Getting a sunburn from the Sunshine Act

When it passed the Affordable Care Act (and the companion Physician Payment Sunshine Act), Congress tasked physicians with one of the summer’s more frustrating activities, and this one is turning out to be more onerous than expected.

Robert M. Wah, MD, the newly installed president of the AMA, used his new platform last week to send an urgent message to physicians: Take the time to register, review and dispute any inaccurate information contained in the Open Payments System before the August 27 deadline. The database was created in response to the Physician Payment Sunshine Act and is intended to make public any financial agreements between physicians and pharmaceutical and medical device companies.

Pharmaceutical and medical device manufacturers had until March 31, 2014, to report payments of more than $10 made to physicians between August 1, 2013, and December 31, 2013. Physicians were given a period of 45 days, ending on August 27, to dispute any false information. CMS intends to make the data public on September 30.

Physicians, however, are currently unable to access the Open Payments verification portal. ProPublica, the public-interest journalism site, has been watching the project closely, having tracked financial ties between physicians and medical companies since 2010. Initially, the site reported that physicians without any payments attributed to them were getting a confusing “error” message. Based on another ProPublica report, CMS suspended the verification system while it checked on whether the site had erroneously attributed payments to the wrong physician but the right name. The system reportedly has been down since the evening of August 3, 2014.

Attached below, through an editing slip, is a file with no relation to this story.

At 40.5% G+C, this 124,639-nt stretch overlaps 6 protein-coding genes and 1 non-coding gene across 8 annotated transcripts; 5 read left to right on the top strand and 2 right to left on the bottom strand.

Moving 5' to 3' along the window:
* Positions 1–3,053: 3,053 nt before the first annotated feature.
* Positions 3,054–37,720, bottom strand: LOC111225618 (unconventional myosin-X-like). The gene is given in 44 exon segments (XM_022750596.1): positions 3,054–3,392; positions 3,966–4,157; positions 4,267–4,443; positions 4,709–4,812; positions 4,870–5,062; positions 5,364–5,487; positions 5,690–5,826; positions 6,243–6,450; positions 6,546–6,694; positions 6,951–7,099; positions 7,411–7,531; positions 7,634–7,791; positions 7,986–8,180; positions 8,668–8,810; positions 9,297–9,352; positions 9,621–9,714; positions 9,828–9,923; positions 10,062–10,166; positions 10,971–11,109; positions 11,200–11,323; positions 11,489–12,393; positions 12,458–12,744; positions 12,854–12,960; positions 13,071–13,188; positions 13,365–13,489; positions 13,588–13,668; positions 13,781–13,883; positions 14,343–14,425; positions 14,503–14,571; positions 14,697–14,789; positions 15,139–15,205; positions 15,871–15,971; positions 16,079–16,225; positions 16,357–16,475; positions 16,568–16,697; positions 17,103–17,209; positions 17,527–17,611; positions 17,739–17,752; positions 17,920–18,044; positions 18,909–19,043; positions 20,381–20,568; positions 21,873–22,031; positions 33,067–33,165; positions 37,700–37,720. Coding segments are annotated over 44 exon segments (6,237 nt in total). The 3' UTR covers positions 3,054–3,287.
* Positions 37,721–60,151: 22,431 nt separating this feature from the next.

The AMA, the ACR and 110 other medical organizations and societies recently sent a letter to CMS Administrator Marilyn Tavenner asking that the deadline be extended and physicians be given more time to review the information that has been reported about them. The letter made several other recommendations, including that textbooks, reprints of articles in peer-reviewed clinical medical journals and other services used to educate physicians be granted exclusions.

For more years than I can account for, medical companies and professions have shared a beneficial symbiosis in that industry underwrites a good deal of continuing medical education. Of course there is a kernal of self interest in all such acts of altruism, but that is how the world works: Unless the balance of power is upset, nothing more nefarious than the associated goodwill glow is desired. Money, of course, is a good way to upset that balance of power, but $10 is unlikely to influence anyone but a small child. At a time when medicine is changing more rapidly than ever, taking patient centricity too far potentially could have unintended negative consequences for patient care.

It’s probably not a good idea to wait and see if that extension is granted: Based solely on the government’s track record in the construction of web sites, you'd be well advised to take an hour or two of the waning days of summer and check the accuracy of your listing—when CMS finally enables the verification site again.

Assuming the site will be brought back online, the AMA has provided the following guidance: